Recently, the South Carolina Legislature proposed budget cuts for both the College of Charleston and University of South Carolina-Upstate which have sought to "punish" the schools for assigning summer reading books by gay authors, featuring gay characters.

In writing this piece, I recognize my bias. I am a freshman at the College of Charleston, the class assigned to read the book in the first place. I am also a gay person, part of the community under attack with regard to this controversy.

But additionally, and most importantly, I am someone who actually read Alison Bechdel's "Fun Home," unlike the majority of its dissenters.

I make this statement with the understanding that most if not all of the book's public critics haven't read much past the back cover, only taking notice of a brief panel toward the middle featuring two women engaging in a sex act.

Presumably, had they read or even skimmed the 240-page graphic novel, those speaking out against it would retract their claims of "pornography" or that the College is "promoting a lifestyle" by assigning it to its incoming class this past fall.

Having read it, I am able to accurately recount that the novel details Bechdel's precarious relationship with her father, particularly the events leading up to and occurring shortly after his suicide. The fact that he was gay, while important, is secondary. The author's own coming-out story is an aside, told only as a means to an end of accurately chronicling her father.

The novel is tightly wound and carefully written, each detail chosen to guide the audience through Bechdel's thought process as she makes sense of her grief. The College of Charleston is not "promoting" homosexuality to its freshmen by assigning this book any more than it is promoting suicide.

As for the aforementioned panel, deemed lewd by concerned parents before the school year even began, it is included as a fleeting moment of adolescent nostalgia amidst the discussion of a very heavy subject area. Students had the opportunity to hear Bechdel speak - sponsored by the College Reads - this past October, an event at which the author directly addressed this controversy. She explained that the use of nudity in an anecdote from her college years was simply a fact of life, just like using the bathroom or getting dressed in the morning.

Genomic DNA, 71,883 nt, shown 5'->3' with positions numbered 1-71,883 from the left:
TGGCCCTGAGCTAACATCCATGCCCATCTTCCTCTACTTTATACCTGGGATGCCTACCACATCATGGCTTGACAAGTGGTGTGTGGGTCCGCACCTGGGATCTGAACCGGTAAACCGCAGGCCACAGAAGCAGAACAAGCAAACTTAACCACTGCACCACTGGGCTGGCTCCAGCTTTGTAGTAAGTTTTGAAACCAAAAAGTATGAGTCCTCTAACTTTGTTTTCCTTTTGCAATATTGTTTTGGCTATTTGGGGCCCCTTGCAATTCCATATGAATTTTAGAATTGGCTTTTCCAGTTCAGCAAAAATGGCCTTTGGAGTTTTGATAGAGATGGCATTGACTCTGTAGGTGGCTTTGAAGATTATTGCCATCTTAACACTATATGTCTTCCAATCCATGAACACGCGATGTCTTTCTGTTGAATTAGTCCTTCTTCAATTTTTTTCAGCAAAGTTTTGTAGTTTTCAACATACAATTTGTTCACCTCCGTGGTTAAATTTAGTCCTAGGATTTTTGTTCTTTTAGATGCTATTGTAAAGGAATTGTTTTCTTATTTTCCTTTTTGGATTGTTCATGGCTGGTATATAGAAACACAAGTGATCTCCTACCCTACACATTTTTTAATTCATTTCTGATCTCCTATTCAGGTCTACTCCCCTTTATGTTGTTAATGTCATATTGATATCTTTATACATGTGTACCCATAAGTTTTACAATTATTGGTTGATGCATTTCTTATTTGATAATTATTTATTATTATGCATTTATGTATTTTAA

Is the College "promoting" gay sex by assigning this book?

Probably not. The inclusion of sexual relationships in literature, as well as in the college environment itself, is not a new concept, even to freshmen. And for many of us who identify other than straight, seeing our relationships reflected in our education is rare, but decidedly refreshing.

However, the majority of students didn't bother to crack the book once last semester.

Unless it was assigned for their English class, why would they?

Furthermore, had they been in that circumstance and had been uncomfortable with some of the more adult themes, as Professor Alison Piepmeier said in her article for the Charleston City Paper, students were invited - even encouraged - to transfer into a different class.

So why are legislators punishing C of C for the introduction of "Fun Home" to this year's curriculum? A new blog called Homo Sweet Homo (found at gayfacesgayplaces.tumblr.com) seeks to answer just that.

Students, alums, friends and supporters from all over have uploaded photos of themselves with a message written on paper to Rep. Garry Smith, who proposed the $52,000 budget cut, and the rest of the South Carolina Legislature to hold them accountable for this blatant act of homophobia and censorship.

Less than six months ago, nearly one tenth of the student body gathered together at a demonstration in support of Judy Shepard, mother of Matthew Shepard and a veteran gay rights activist. Recently, the Jewish Student Union and Hillel hosted an event called Queer Israel, opening a discussion of LGBT life as an Israeli citizen.

Even further, on Feb. 25 there was an interfaith forum on queer spirituality in the Robert Scott Small building. And let's not forget the huge number of LGBTQQAAIP and otherwise identified students, like myself, walking around campus alongside you.

The only thing the College of Charleston is promoting by assigning this book is a healthy and accepting campus environment for its increasingly diverse student body.

If Smith and other representatives are trying to punish them for that, they will have to try a lot harder.

Madeline Hodgman is a student at the College of Charleston.